Arnold Heft testified yesterday that, as a limited partner in Capital Centre, he negotiated an agreement with general partner Abe Pollin in April 1980 to be apprised of business transactions at the arena because "I had not been consulted in almost any matters at all."
Heft testified in Prince George's County Circuit Court that, as a limited partner in the Washington Capitals, he declined to meet a cash call for the financially struggling hockey team in 1976 because "I thought it was a losing proposition. It would be eight to 10 years before I got any of it back." If a partner does not meet a cash call, he loses his share in the enterprise.
Heft said later that during the "Save the Caps" campaign of late 1982, he received a call from Pollin requesting he buy $100,000 in season tickets as part of the campaign to keep the team going. Heft said when he offered to buy two season tickets, Pollin "slammed the phone down."
Heft has sued Pollin, who also owns the Capitals and Washington Bullets. Heft contends that, without his knowledge, Pollin improperly diverted money from the profit-making Centre to the teams, which Pollin said in late 1983 had lost $27 million in 10 years.
Heft requests two June 1982 adjustments in the teams' agreements with the Centre that in effect returned $860,000 to them be rescinded, and that an accounting of their effect be made. The adjustments concern such matters as a refund to the teams of user fees for Telscreen and box-office fees, as well as charging the arena for season tickets that had been complimentary.
Yesterday, as the trial went into its ninth day, Heft said he and Pollin had signed a "memorandum of understanding" April 7, 1972, under which Pollin would hold 66 2/3 percent interest as general partner of the prospective Capital Centre, and would oversee its construction, financing and management. Pollin and Heft had been partners in the then-Baltimore Bullets from 1964 until Heft sold his interest to Pollin in 1968.
Under the agreement, Heft said, Pollin promised to meet with his partners on a "regular basis to review and discuss the status" of business matters regarding the Centre.
"I knew he would be general partner and would be responsible in day-to-day affairs," Heft said. "I wanted to be apprised, to be aware of the proceedings and to protect my (one-) third interest."
But by 1980, Heft testified, he felt he was not being consulted on matters at Capital Centre, saying as an example he learned about the hiring of one of the Capitals' general managers "by reading it in the papers." He also testified that several items in quarterly financial reports and yearly statements were not pointed out or explained to him until he made inquiries.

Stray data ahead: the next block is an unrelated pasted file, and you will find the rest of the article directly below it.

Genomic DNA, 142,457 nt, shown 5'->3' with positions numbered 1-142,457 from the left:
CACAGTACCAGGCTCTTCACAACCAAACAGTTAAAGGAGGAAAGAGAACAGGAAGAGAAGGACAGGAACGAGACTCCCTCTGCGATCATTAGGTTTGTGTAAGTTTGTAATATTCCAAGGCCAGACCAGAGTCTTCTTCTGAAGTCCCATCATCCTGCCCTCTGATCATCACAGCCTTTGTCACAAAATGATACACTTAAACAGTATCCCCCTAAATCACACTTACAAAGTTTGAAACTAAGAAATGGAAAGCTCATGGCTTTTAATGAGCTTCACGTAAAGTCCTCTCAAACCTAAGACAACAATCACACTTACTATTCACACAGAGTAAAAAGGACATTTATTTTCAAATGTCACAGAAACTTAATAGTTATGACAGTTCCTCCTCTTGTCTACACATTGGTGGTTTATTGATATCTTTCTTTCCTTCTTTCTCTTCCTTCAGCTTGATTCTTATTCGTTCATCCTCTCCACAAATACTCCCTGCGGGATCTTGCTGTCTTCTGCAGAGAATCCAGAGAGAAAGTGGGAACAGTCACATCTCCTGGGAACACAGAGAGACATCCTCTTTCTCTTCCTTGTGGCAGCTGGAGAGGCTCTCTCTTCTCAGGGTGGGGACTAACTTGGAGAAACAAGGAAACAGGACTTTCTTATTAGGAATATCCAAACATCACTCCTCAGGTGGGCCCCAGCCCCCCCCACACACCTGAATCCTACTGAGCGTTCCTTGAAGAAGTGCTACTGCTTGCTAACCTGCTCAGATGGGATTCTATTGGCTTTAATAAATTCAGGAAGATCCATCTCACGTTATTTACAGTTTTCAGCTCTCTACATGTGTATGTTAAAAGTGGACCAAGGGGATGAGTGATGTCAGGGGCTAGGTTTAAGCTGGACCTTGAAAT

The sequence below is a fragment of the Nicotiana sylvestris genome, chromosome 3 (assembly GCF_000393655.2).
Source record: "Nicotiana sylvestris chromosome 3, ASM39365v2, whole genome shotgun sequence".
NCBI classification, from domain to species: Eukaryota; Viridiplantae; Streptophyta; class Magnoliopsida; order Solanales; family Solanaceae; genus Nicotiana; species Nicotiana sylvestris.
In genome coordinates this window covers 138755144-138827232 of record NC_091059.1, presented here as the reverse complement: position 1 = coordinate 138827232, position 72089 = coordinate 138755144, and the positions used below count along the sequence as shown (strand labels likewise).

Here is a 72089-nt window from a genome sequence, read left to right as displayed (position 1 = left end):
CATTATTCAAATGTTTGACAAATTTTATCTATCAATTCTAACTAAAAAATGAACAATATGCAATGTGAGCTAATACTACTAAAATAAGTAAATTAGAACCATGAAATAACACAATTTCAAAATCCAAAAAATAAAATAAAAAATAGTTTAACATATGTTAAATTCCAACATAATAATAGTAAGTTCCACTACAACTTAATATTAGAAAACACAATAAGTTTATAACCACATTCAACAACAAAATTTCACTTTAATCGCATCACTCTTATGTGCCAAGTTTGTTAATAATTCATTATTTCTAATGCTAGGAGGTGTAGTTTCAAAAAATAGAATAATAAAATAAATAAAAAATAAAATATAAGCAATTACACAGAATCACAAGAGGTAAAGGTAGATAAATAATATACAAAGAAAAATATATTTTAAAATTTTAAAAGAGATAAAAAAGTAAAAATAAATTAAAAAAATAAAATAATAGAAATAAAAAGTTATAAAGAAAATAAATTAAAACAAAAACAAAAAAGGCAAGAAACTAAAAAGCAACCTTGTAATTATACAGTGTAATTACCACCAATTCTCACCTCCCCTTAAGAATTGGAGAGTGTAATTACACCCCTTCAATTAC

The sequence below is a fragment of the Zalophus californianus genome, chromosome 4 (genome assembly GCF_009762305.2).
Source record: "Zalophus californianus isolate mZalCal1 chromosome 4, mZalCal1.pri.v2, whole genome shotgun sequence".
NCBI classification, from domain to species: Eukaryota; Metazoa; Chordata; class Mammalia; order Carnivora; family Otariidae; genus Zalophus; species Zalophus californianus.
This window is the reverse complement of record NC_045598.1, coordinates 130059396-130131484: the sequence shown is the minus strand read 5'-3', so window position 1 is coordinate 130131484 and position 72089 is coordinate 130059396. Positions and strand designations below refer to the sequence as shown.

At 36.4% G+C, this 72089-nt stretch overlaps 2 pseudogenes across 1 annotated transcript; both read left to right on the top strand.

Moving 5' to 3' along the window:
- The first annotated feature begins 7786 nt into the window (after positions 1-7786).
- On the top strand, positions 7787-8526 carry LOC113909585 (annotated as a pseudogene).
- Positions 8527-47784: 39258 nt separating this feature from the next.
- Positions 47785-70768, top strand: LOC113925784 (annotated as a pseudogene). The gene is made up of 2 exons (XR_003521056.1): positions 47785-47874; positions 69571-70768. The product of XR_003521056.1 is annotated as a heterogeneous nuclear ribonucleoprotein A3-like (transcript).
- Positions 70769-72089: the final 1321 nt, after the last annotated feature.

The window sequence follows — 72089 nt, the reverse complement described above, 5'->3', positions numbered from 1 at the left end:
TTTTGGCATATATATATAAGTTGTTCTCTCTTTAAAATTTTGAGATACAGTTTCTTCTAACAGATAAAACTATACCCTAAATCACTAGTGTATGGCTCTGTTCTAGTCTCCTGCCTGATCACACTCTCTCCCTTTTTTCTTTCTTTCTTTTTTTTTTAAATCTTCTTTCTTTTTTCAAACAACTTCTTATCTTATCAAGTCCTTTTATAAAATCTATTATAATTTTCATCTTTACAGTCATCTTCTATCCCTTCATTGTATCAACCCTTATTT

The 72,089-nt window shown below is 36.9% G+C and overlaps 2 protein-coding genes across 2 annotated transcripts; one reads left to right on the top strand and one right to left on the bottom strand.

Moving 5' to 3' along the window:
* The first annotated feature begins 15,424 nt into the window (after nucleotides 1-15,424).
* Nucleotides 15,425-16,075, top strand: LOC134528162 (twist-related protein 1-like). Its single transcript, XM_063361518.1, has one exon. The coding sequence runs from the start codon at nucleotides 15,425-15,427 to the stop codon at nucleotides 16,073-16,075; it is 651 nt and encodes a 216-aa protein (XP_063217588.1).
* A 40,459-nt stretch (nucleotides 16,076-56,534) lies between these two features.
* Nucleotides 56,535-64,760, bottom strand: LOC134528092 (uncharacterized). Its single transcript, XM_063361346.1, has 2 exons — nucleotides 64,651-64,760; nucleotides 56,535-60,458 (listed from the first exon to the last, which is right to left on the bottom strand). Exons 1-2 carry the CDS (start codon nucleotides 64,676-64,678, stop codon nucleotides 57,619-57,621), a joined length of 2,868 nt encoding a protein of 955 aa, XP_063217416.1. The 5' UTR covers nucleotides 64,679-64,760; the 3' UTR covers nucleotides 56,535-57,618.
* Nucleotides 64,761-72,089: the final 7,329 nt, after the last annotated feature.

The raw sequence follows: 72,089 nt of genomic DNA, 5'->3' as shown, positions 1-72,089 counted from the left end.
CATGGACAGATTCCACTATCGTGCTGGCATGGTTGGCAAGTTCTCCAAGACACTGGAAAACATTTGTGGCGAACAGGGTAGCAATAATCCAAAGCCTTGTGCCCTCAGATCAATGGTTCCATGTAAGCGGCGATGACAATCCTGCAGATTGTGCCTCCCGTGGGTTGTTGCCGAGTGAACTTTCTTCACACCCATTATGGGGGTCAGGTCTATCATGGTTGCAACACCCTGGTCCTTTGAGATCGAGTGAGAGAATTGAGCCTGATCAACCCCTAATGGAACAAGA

Heft testified he met one cash call for the Capitals in 1975, contributing $125,000 of a total of $500,000. At that point, Heft said, he owned 25.05 percent of the Capitals, with the corresponding amount of $576,000 provided by Pollin through an interest-free loan.
The next year, Heft testified, there was another cash call from Pollin of $1 million, of which Heft's share would be $250,000. "I then made a business decision not to make another" contribution, he said.
By not meeting the cash call, he said, his share in the Capitals of more than $700,000 was foreclosed and he lost any financial interest in the team.
Burton Schwalb, one of Pollin's attorneys, noting the $576,000 loan and earlier payments made to Heft under contractual agreements, asked pointedly, "Wasn't this the first time you had to reach into your own pocket?"
"I don't agree," Heft replied.
Heft testified that although he was aware that the Capitals had lost money for years, he learned of the 1982 Save the Caps drive "from the newspapers and the radio." He said that Pollin called him the day before Pollin was to go before the Prince George's County Council to seek a reduction in the county's amusement tax, which it granted.
"He called me on a Monday morning about 10:30 or 11 and asked me to buy $100,000 in season tickets," Heft testified under cross-examination from Schwalb. "I was a little stunned and astonished, and I probably even stammered. I said I would speak to my wife."
Heft said he concluded that "I had $700,000 in the team already, more than anyone else except Abe," and that "I had reached the choking point."
He related that when Pollin called two hours later for his decision, "I said I'll buy two season tickets and he slammed the phone down."